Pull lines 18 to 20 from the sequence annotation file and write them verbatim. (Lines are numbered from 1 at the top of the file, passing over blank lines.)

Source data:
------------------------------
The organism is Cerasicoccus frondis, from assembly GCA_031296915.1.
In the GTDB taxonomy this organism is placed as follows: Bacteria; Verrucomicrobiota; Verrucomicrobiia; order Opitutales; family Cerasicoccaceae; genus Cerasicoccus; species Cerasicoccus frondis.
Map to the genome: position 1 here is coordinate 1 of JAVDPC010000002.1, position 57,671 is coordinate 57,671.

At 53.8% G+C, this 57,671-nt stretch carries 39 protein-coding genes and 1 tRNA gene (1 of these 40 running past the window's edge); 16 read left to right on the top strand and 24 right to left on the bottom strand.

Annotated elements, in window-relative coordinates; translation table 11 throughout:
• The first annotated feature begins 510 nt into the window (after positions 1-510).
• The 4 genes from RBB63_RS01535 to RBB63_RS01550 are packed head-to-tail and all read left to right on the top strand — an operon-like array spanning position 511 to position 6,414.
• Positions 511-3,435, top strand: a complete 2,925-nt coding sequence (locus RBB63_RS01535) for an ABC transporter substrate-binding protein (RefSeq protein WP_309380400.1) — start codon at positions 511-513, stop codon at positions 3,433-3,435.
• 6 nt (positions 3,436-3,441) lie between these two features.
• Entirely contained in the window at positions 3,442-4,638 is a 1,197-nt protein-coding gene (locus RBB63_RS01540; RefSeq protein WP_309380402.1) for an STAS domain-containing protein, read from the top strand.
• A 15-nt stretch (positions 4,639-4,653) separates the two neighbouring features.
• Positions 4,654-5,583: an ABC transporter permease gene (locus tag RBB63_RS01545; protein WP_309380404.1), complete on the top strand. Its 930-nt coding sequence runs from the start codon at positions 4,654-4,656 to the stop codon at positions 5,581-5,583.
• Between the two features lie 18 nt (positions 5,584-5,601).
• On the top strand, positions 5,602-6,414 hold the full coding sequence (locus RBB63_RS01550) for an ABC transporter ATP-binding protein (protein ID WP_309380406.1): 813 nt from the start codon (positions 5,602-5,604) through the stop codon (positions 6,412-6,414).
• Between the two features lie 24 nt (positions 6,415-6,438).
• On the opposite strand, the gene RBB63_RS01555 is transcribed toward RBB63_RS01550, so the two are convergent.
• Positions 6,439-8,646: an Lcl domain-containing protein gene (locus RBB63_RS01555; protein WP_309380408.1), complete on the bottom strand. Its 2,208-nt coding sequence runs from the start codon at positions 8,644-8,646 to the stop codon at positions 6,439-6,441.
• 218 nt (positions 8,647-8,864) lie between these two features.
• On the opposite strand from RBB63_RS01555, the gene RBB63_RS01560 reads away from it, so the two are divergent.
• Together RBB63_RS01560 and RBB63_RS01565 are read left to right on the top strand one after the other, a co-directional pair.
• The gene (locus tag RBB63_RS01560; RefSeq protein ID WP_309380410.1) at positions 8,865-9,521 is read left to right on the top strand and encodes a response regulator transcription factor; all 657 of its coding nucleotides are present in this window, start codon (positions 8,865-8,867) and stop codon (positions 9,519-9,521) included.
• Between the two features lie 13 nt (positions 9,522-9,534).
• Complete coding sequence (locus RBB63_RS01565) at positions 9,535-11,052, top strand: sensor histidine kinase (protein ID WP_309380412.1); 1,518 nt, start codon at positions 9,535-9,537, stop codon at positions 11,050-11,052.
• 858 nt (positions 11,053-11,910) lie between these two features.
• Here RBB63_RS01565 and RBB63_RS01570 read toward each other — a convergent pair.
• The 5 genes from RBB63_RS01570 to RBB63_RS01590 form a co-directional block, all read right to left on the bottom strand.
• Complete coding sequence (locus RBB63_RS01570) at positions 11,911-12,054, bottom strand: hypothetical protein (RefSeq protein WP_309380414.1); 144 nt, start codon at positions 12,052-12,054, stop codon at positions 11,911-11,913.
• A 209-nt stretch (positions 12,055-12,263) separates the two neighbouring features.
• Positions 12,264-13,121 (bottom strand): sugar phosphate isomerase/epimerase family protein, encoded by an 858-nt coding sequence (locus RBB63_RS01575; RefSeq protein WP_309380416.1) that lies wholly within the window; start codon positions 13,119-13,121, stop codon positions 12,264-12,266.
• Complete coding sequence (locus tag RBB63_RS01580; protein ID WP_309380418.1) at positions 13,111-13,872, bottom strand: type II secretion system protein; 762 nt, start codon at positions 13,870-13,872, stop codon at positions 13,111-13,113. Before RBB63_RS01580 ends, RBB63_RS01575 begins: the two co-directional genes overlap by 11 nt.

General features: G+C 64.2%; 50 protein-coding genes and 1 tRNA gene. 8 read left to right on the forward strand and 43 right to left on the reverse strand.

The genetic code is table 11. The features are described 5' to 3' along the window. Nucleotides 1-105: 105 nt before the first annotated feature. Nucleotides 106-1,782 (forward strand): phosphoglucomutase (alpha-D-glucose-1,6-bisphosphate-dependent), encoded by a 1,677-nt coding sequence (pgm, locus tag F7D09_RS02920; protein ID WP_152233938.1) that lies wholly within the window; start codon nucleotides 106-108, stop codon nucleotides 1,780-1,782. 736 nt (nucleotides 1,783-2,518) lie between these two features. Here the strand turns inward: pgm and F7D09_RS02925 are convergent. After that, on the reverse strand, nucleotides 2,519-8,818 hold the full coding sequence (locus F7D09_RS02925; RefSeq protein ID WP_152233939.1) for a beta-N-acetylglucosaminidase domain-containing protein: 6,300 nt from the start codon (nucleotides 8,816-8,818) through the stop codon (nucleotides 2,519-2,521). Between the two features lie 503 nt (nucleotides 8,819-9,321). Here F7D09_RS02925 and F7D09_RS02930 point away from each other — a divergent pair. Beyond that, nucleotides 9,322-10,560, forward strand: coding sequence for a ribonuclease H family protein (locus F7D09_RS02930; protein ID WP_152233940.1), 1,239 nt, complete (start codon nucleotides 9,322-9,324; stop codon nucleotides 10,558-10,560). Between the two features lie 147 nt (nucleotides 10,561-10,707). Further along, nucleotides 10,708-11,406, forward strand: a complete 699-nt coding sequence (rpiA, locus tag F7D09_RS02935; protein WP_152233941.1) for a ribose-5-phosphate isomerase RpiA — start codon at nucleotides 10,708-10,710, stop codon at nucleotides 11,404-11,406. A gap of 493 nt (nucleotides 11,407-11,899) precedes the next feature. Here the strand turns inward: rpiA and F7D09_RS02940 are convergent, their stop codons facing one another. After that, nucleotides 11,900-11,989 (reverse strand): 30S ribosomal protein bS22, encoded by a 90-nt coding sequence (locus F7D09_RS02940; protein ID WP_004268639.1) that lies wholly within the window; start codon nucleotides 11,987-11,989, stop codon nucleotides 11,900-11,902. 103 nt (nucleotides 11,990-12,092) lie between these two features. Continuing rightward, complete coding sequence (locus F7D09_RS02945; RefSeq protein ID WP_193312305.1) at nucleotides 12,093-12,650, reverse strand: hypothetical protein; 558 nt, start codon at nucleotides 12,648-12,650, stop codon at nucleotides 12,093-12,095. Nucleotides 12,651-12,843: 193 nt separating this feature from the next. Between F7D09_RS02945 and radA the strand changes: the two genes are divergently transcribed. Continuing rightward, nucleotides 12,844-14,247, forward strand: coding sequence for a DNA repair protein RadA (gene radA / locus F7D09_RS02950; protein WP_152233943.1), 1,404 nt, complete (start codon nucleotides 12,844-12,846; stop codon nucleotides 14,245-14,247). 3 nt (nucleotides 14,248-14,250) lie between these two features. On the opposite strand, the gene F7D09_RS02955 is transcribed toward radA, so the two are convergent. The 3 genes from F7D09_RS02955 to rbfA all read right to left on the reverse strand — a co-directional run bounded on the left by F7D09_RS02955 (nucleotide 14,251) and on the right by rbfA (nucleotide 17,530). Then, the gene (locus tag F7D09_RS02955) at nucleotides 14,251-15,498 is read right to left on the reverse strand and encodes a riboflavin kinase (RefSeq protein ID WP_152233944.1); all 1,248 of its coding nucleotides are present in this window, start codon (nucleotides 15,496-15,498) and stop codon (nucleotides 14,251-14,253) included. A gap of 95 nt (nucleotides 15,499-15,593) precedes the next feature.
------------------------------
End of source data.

• 218 nt (positions 8,647-8,864) lie between these two features.
• On the opposite strand from RBB63_RS01555, the gene RBB63_RS01560 reads away from it, so the two are divergent.
• Together RBB63_RS01560 and RBB63_RS01565 are read left to right on the top strand one after the other, a co-directional pair.